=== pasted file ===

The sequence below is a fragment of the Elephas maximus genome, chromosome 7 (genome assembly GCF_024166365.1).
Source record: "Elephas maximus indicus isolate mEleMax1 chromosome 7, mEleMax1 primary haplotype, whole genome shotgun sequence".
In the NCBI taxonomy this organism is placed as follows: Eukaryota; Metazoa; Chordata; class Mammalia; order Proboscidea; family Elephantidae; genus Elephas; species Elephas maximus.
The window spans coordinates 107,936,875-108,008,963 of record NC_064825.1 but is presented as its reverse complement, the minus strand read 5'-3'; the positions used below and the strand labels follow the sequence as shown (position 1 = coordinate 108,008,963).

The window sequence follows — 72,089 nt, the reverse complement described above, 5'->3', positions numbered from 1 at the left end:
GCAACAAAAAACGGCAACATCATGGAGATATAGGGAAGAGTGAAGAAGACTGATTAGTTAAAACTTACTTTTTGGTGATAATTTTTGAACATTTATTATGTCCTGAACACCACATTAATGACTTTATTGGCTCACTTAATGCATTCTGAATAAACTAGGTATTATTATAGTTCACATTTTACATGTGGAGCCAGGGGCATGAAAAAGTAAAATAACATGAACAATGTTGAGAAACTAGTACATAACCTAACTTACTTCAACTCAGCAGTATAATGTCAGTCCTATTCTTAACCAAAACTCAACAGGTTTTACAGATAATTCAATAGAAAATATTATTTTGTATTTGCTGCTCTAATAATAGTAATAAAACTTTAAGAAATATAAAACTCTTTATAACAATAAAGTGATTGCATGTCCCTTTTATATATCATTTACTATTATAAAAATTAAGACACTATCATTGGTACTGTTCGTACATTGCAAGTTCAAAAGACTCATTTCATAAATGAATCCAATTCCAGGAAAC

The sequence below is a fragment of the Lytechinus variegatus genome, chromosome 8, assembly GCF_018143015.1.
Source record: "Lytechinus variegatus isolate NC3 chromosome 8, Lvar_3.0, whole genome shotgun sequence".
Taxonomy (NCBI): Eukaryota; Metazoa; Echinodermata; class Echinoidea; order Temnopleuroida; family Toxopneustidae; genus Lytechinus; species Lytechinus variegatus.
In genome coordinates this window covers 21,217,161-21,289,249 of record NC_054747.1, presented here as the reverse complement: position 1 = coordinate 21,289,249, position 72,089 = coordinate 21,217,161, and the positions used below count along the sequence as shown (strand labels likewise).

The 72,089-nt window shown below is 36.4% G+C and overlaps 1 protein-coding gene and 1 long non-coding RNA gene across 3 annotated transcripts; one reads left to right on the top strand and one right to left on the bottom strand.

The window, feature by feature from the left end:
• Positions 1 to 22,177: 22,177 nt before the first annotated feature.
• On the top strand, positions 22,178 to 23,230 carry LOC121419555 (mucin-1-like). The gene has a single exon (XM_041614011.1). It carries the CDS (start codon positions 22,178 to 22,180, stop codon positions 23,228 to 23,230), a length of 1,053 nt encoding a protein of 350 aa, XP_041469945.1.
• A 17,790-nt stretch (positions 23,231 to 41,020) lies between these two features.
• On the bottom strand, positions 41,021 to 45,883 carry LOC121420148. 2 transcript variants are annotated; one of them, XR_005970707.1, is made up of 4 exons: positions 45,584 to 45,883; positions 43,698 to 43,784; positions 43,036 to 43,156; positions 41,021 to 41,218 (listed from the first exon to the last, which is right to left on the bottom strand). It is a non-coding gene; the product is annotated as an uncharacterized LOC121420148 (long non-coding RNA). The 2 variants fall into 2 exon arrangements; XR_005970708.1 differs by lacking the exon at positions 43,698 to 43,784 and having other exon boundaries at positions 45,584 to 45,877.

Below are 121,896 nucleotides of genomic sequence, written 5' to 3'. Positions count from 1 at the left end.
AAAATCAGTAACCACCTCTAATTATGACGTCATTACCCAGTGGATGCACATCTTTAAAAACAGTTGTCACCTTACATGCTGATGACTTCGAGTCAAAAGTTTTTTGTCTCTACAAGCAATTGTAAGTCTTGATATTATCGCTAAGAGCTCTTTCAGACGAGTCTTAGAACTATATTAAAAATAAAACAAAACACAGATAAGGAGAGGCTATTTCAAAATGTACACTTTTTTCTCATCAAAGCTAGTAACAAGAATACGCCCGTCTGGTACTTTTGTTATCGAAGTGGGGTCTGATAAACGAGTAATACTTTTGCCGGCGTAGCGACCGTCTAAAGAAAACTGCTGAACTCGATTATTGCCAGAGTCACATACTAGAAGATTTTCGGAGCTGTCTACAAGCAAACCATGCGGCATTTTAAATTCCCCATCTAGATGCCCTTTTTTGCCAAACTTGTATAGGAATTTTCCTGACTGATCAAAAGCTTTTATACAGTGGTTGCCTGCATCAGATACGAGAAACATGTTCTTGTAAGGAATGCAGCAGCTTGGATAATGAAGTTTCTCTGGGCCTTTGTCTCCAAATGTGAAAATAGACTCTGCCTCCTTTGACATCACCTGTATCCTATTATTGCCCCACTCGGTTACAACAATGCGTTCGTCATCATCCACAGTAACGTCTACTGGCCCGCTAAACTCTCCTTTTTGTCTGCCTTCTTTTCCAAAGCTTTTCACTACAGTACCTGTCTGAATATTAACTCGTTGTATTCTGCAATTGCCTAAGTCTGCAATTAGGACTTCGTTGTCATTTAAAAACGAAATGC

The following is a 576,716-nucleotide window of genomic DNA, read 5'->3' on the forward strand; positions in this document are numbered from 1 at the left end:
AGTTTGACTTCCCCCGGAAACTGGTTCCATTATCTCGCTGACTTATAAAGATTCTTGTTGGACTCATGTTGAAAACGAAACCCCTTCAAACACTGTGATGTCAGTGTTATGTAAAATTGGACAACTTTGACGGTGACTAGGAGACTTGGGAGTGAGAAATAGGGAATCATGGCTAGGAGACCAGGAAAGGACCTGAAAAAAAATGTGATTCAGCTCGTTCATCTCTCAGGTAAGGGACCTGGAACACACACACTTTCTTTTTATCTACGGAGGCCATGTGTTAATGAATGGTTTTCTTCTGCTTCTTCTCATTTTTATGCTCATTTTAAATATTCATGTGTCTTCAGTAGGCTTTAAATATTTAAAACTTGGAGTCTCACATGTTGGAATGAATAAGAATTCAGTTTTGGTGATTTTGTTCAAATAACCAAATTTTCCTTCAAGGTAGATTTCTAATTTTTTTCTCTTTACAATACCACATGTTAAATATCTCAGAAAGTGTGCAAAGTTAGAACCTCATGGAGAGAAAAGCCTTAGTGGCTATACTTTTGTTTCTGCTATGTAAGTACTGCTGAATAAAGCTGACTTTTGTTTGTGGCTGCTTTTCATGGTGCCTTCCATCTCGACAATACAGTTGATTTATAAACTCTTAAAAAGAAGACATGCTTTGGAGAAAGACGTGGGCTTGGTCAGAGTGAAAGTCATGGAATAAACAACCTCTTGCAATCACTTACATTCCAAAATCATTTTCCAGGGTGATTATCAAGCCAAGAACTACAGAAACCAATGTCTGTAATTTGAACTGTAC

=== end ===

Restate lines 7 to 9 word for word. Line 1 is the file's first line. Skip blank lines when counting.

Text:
The sequence below is a fragment of the Lytechinus variegatus genome, chromosome 8, assembly GCF_018143015.1.
Source record: "Lytechinus variegatus isolate NC3 chromosome 8, Lvar_3.0, whole genome shotgun sequence".
Taxonomy (NCBI): Eukaryota; Metazoa; Echinodermata; class Echinoidea; order Temnopleuroida; family Toxopneustidae; genus Lytechinus; species Lytechinus variegatus.